When the thermometer rests between 35 and 55 degrees, it's the perfect temperature to go for a run: not-so-cold that your lungs burn, and not-so-hot that you're drenched in sweat. These Goldie Lox running days are relatively rare, even if you strategically plan your time and only run when the mercury hits that perfect threshold. You must get outside often, and often in less-than-ideal conditions.
Late last fall, I'd been waiting for that arctic cold snap to break and for the sun to come out and melt some of the ice. Finally, after almost ten days without running, my criteria were met.
I laced up my road/trail hybrids and hit a route in the northwest suburbs that traveled a mix of dirt paths, canyon trails, and meandering tract-home streets. I circumnavigated a lake, crossed a ravine, and came up over a rise to an incredible view of the the Front Range, and a fierce wind ripping over the Divide.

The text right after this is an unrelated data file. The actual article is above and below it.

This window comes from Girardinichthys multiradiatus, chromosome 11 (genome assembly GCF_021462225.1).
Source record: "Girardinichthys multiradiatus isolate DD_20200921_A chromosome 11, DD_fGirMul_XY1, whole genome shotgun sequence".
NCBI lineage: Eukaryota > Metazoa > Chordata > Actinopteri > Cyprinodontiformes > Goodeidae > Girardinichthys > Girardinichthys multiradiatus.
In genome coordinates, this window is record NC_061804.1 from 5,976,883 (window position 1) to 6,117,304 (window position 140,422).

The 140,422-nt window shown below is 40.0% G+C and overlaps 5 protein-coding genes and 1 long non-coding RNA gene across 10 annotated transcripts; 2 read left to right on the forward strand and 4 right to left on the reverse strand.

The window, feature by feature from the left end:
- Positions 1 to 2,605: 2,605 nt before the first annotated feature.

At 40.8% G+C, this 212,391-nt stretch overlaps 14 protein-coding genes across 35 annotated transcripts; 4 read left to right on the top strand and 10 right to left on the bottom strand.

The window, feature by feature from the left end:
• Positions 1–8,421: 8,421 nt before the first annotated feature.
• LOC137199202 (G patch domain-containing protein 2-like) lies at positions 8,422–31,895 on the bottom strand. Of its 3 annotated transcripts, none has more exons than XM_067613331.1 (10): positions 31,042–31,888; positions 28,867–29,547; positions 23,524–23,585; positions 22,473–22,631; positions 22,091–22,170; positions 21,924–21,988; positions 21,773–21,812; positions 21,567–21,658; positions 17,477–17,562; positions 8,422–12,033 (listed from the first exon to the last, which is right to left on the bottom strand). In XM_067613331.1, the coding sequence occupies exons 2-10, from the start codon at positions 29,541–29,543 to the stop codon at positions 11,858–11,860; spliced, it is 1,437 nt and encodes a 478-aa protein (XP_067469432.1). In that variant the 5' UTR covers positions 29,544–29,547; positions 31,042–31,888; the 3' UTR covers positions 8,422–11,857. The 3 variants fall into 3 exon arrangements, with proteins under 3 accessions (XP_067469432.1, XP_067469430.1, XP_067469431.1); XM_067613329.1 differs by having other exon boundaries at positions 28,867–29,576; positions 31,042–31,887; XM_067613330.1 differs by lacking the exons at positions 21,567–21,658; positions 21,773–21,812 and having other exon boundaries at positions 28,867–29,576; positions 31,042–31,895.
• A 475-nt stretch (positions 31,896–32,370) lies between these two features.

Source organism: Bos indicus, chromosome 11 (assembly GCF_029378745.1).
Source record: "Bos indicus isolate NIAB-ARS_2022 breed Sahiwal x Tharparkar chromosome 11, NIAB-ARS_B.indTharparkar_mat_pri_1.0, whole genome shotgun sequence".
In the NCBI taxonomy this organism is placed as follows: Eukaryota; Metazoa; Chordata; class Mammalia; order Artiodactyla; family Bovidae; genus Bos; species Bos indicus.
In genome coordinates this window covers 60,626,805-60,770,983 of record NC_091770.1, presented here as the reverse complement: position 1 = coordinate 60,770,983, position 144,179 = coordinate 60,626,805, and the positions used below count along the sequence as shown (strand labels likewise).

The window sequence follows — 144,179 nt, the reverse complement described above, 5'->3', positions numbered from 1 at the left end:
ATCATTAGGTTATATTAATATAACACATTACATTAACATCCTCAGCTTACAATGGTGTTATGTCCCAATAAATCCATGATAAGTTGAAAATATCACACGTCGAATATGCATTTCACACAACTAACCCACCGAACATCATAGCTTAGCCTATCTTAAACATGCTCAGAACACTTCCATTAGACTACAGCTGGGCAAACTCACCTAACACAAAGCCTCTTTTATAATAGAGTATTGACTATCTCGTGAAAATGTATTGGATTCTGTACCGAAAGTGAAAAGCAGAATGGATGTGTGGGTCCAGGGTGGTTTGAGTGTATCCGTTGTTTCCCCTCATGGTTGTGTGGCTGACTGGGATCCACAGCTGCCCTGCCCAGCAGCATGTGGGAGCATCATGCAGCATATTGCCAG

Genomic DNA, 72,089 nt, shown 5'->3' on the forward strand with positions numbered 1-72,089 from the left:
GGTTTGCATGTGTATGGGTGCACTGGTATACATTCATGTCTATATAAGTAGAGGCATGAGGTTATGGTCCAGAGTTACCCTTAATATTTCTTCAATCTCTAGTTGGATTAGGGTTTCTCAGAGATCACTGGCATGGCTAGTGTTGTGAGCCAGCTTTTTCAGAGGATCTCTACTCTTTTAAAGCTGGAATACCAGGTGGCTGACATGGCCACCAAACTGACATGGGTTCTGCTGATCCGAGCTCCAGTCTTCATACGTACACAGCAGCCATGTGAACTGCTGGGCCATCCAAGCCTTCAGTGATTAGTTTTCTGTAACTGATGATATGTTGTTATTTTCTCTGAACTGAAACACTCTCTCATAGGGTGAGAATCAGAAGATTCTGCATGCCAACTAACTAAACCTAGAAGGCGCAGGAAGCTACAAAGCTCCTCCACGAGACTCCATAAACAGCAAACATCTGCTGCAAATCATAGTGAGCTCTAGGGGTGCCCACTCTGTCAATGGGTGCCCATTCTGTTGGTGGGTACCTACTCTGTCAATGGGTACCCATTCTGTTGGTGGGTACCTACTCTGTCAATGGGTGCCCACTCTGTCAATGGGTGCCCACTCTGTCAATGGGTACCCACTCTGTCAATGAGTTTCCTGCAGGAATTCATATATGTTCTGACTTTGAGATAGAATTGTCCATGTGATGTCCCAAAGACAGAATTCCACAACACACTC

I contemplated turning back to the safety of home, but I'd only covered a little under 2 miles and I was eager to push for a longer day. I ran against the wind for another two miles until I was able to make a right turn. While the side wind was less difficult to manage, I looked down on a couple occasions to see my legs landing not directly below me, but slightly to the right. I estimated that the gusts were hitting me at 30 to 35 miles per hour. Strong, cold, and unrelenting.
|Gypsy Sun & Rainbows|
|Zeppelin in my mind|
|Reminded of Garuda Running|
So if running continues to serve as an inexhaustible metaphor for life, learning to hit the trail on a less-than-perfect day is a lesson in overcoming challenges and facing adversity head-on. Running against the wind is what reminds us how great it is to be alive.